This film was made from interviews held with parents who have gone through recurrent miscarriage as part of The Baby Loss Series.
If you have experienced 3 or more miscarriages in a row, it is called recurrent miscarriage. This is rare and affects 1% of couples.
Having a miscarriage can be devastating, but having one after another is often a very traumatic experience. If you have had 3 or more miscarriages in row, you should be referred to a specialist unit dedicated to managing recurrent miscarriage. You can have tests and investigations to find a possible reason.
“The two most important things are to not blame yourselves and not to give up hope. Talk about your feelings and emotions with your partner and try to contact others who have experienced what you are going through. You are never alone.”
What causes recurrent miscarriage?
There are many possible causes for recurrent miscarriage. Unfortunately, it is not always possible for doctors to find out why it happens. But try to remember that most couples who have had recurrent miscarriage have a good chance of having a baby in the future.
Blood clotting disorders
Some blood clotting disorders, such as systemic lupus erythematosus and antiphospholipid syndrome can cause ‘sticky blood’ and recurrent miscarriage. These rare disorders of the immune system affect the flow of blood to the placenta and may cause clots that prevent the placenta from functioning properly. This can deprive the baby of essential oxygen and nutrients, which may lead to miscarriage. All women with recurrent miscarriage should be screened before pregnancy for antiphospholipid antibodies. Treatment may involve taking aspirin and heparin therapy, which both help to thin the blood. Research shows that in women who have recurrent miscarriage, their blood has an increased tendency to clot, blocking the flow of nutrients to the baby.
Thyroid problems have been linked to increased risk of pregnancy loss and other pregnancy complications. They are easy to test for with a blood test and often straight forward to treat. It is important to have a healthy thyroid function before getting pregnant.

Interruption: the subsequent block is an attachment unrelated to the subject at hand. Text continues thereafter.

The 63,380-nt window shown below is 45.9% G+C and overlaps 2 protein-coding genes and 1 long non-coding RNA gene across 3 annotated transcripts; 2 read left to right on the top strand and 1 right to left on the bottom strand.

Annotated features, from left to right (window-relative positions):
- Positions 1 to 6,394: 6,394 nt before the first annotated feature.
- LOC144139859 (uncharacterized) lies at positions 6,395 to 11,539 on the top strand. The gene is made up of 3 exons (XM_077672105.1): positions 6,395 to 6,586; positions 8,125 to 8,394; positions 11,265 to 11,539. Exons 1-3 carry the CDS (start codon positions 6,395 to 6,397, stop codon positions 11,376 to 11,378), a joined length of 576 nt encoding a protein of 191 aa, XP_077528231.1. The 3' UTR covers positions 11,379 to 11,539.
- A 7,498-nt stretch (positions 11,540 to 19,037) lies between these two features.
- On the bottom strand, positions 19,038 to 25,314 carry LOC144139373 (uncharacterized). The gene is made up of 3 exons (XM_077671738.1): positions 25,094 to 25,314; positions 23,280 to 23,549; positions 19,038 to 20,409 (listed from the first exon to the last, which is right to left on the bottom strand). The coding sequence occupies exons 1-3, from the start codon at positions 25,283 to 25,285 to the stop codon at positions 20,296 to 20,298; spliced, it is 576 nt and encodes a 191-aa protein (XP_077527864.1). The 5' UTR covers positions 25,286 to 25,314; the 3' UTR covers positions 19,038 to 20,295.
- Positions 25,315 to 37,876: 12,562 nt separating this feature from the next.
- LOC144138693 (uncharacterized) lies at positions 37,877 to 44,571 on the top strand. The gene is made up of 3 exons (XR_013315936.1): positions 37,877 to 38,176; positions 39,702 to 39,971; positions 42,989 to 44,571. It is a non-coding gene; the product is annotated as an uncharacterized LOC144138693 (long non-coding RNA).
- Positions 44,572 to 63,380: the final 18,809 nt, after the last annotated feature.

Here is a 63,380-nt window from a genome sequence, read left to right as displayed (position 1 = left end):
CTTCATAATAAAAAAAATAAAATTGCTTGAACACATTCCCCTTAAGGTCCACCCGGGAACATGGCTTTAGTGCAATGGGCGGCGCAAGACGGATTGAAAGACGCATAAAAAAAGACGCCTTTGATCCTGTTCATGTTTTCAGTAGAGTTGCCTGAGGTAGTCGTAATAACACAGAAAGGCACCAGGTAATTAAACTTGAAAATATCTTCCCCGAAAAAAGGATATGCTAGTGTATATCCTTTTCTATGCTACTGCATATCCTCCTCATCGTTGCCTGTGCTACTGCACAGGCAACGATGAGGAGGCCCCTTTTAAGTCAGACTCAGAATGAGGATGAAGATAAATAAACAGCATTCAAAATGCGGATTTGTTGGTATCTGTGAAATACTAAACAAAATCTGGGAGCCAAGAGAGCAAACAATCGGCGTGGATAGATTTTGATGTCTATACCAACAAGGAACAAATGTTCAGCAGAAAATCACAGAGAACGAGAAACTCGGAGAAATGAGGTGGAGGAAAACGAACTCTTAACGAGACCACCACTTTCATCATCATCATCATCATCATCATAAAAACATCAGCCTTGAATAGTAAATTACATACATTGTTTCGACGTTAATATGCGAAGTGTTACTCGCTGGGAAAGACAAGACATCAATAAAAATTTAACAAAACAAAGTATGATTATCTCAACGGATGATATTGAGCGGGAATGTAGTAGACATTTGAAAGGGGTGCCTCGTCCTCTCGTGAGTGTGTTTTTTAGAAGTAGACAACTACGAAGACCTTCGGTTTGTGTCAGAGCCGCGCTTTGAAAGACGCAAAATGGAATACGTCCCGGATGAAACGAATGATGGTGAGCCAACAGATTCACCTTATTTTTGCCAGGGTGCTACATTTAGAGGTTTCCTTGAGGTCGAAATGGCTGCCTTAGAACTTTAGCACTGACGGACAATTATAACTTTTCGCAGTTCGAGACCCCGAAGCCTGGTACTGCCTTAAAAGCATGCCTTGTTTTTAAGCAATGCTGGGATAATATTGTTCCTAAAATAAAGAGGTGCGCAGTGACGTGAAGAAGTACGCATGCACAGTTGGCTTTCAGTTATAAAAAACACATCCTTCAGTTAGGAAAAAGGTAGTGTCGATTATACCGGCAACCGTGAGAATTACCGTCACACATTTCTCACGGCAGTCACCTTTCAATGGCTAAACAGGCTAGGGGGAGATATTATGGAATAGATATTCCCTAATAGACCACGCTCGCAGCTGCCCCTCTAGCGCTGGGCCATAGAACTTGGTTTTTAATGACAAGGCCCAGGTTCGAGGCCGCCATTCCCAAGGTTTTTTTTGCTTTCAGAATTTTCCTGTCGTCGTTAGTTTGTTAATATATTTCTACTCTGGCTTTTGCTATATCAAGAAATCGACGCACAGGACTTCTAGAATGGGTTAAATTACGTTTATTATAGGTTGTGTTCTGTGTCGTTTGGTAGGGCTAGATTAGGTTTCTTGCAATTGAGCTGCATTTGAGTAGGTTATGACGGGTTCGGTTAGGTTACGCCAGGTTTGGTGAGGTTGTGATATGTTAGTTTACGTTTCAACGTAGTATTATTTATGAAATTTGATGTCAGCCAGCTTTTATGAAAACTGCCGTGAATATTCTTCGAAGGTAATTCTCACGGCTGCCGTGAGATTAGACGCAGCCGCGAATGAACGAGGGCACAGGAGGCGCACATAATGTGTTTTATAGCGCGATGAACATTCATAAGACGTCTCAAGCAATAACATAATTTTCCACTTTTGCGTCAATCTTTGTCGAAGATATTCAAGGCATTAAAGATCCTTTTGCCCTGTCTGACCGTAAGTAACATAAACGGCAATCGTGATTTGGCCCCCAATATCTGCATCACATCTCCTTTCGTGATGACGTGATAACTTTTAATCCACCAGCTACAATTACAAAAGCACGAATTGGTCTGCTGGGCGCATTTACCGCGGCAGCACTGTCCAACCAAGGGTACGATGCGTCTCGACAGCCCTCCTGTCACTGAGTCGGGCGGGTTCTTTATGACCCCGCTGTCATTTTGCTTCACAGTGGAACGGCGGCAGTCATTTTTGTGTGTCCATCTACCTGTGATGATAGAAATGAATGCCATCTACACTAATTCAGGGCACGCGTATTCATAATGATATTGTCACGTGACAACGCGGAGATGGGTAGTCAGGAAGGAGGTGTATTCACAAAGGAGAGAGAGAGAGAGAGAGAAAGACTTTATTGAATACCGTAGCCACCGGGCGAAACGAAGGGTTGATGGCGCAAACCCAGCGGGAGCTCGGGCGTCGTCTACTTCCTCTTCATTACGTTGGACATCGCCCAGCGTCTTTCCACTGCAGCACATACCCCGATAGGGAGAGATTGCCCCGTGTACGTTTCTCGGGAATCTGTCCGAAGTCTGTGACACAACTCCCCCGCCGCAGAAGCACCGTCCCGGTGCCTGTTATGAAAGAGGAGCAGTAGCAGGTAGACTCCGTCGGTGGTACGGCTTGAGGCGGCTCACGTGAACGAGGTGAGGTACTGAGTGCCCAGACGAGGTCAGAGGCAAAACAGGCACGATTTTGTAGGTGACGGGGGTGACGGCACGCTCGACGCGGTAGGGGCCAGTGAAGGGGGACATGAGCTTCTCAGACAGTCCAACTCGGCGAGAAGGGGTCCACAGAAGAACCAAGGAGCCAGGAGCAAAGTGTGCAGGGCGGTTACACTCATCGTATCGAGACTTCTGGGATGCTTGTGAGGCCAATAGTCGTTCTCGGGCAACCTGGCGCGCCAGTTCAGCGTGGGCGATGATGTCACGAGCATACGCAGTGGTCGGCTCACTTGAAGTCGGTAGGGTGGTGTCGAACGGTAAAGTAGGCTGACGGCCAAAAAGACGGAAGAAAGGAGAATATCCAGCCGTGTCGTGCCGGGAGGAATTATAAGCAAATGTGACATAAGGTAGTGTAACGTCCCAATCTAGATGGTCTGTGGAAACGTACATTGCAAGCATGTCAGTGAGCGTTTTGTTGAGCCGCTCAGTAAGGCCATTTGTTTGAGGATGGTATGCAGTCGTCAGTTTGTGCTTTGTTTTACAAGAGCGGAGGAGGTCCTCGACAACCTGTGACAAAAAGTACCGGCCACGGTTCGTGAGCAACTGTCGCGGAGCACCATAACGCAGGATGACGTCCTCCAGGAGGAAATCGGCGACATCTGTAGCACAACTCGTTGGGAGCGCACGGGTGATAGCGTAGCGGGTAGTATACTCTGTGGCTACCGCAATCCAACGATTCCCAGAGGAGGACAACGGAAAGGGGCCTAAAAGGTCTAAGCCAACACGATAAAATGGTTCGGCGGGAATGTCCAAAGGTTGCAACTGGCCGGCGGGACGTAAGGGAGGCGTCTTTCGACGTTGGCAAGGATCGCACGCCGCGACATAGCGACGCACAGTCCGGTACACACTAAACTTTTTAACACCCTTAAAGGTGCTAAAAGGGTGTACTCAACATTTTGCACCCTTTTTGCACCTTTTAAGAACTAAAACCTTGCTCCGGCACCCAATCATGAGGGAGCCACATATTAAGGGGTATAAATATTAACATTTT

Thyroid antibodies are little molecules in the bloodstream that can attack the thyroid, causing it to not work properly. Having high levels of thyroid antibodies can increase the risk of miscarriage. It is important to check the thyroid function in women who have antibodies, especially when they become pregnant.
An abnormally-shaped womb can increase your risk of recurrent miscarriage and premature birth. This is usually diagnosed on an ultrasound scan. There are a number of ways to investigate the shape of the uterus and depending on the findings, surgery may be recommended.
In a small number of cases, one or both partners may repeatedly pass on an abnormal chromosome, causing recurrent miscarriage. Depending on your miscarriage history, you and your partner may be offered a blood test to check for chromosomal abnormalities (known as karyotyping). If the tests show a problem, you should be referred to a clinical geneticist for further testing.
If you have a history of late miscarriages and are considered at risk of cervical incompetence or cervical weakness, you may be offered a scan from 14 weeks to assess the length of your cervix. Depending on your pregnancy and medical history and/or scan findings, you may be advised to have a cervical cerclage (cervical stitch) either before or during a pregnancy.
Natural killer cells
Some experts believe that natural killer cells in the uterus play a part in infertility and miscarriage. It is possible to have tests to measure your level of NK cells. However, it is not available on the NHS. Some fertility clinics offer tests, but not all. If they do, you will have to pay for it. This can be expensive and will vary from clinic to clinic. Find out more about tests and investiations.
The risk of miscarriage is highest among couples where the woman is over 35 years of age and the man is over 40.
High number of previous miscarriages
The risk of miscarriage increases after each successive loss (losses one after each other). Women with three miscarriages in a row have a 4 in 10 chance of having another one. This means that 6 out of 10 women (60%) in this situation will go on to have a baby next time.
Tommy's research into why miscarriage happens
Most parents never find out why their miscarriage happened. Tommy’s believes that parents deserve to be told why their baby has died in pregnancy. As well as ending the cycle of self-blame and guilt, this will improve understanding of the biological processes at work and go towards finding ways to prevent miscarriages not caused by chromosomal abnormalities. This animation shows how we are finding the causes of miscarriage.